Simulating structural forest patterns with a forest gap model: A model evaluation

Anita C. Risch, Caroline Heiri, Harald Bugmann

Research output: Contribution to journalArticlepeer-review

46 Scopus citations


Ecological models can be characterized by their degree of generality, reality and precision. Any model, being a deliberate simplification of reality, cannot excel in all three aspects. Forest gap models have been widely used for studying tree population dynamics, but their predictions have not often been tested for their local precision, but rather for their broad agreement with descriptions of near-natural vegetation. The objectives of our study were (1) to evaluate the performance of the forest gap model ForClim, which had been developed striving for generality and realism, in simulating the long-term development of structural features in Swiss mountain forests; and (2) to examine whether and how the model needs to be changed to improve its precision for a specific site. We used long-term forest data (45 years) from three different forest types in the Swiss National Park. Initial simulation runs for the most dominant forest type in the study area failed to reproduce the observed structural patterns. A detailed analysis of the growth performance of individual trees led to the conclusion that a modified height-diameter function was required, which presumably increases the generality of the model. The new model structure led to simulated stand features that were broadly consistent with observations. After, in addition, taking local variations of model parameters (on mortality, browsing, and seedling establishment rates) into account, we were able to considerably improve the performance of ForClim in simulating the structural features of the different mountain forest stands. We suggest that from the point of view of its revised structure, the ForClim model is principally suitable for site-specific applications, but local precision can only be achieved by site-specific parameter estimation procedures. We conclude that model evaluation and validation as conducted in this study could be quite useful for increasing the reliability of simulations performed with this class of models.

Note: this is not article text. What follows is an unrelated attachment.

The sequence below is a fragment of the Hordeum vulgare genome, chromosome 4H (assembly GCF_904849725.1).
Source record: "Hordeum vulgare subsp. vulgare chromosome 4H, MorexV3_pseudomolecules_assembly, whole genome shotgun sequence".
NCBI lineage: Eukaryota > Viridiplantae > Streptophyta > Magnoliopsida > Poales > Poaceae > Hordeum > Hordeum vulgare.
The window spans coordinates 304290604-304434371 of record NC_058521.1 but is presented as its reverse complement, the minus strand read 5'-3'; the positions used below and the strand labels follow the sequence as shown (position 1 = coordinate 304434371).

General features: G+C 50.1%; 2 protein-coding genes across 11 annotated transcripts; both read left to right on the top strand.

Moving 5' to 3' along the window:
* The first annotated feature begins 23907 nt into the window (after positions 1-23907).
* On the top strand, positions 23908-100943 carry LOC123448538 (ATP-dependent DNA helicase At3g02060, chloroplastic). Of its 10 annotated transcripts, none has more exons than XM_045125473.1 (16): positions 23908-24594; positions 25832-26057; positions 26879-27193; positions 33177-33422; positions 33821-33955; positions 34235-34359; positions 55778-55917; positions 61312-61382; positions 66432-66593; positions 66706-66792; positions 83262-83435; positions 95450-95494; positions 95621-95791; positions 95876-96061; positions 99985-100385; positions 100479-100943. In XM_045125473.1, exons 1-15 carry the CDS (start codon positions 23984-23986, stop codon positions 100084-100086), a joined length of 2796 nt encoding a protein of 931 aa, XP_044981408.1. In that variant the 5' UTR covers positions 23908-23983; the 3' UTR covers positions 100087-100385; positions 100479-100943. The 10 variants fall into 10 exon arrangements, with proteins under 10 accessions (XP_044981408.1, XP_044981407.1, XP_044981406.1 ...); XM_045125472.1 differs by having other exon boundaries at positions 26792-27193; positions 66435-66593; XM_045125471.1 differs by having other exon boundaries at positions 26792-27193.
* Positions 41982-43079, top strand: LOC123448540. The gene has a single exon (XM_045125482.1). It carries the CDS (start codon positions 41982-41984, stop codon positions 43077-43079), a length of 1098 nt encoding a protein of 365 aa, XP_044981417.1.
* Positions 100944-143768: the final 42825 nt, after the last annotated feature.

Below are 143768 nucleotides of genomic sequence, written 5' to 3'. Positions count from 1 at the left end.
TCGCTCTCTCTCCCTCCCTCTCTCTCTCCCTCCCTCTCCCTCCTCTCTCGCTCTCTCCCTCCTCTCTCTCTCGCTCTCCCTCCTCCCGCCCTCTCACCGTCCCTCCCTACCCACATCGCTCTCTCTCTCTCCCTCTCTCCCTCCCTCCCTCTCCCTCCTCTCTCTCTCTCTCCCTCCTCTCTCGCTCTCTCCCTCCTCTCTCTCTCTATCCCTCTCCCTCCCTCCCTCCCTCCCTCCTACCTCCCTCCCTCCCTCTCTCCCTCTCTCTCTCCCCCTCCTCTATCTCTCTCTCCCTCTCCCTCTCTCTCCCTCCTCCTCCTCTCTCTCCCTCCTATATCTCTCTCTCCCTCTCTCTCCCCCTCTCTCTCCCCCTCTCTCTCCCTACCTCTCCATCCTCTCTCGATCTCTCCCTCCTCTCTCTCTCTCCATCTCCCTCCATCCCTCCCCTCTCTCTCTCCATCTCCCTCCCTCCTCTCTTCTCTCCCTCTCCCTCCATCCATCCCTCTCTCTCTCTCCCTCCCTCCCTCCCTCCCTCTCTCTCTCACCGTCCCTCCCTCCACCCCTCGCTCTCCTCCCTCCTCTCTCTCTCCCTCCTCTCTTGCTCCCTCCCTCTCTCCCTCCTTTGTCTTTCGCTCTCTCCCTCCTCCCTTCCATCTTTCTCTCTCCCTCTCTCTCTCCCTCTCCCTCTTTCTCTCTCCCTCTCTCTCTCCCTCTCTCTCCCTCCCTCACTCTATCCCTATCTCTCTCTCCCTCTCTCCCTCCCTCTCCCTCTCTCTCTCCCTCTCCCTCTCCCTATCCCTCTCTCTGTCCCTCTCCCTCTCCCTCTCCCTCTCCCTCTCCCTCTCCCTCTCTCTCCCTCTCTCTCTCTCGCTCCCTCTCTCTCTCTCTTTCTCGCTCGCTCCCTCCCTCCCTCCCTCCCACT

Original languageEnglish
Pages (from-to)161-172
Number of pages12
JournalEcological Modelling
Issue number2-3
StatePublished - 20 Jan 2005
Externally publishedYes


  • ForClim
  • Forest succession
  • Growth function
  • Long-term forest data
  • Validation


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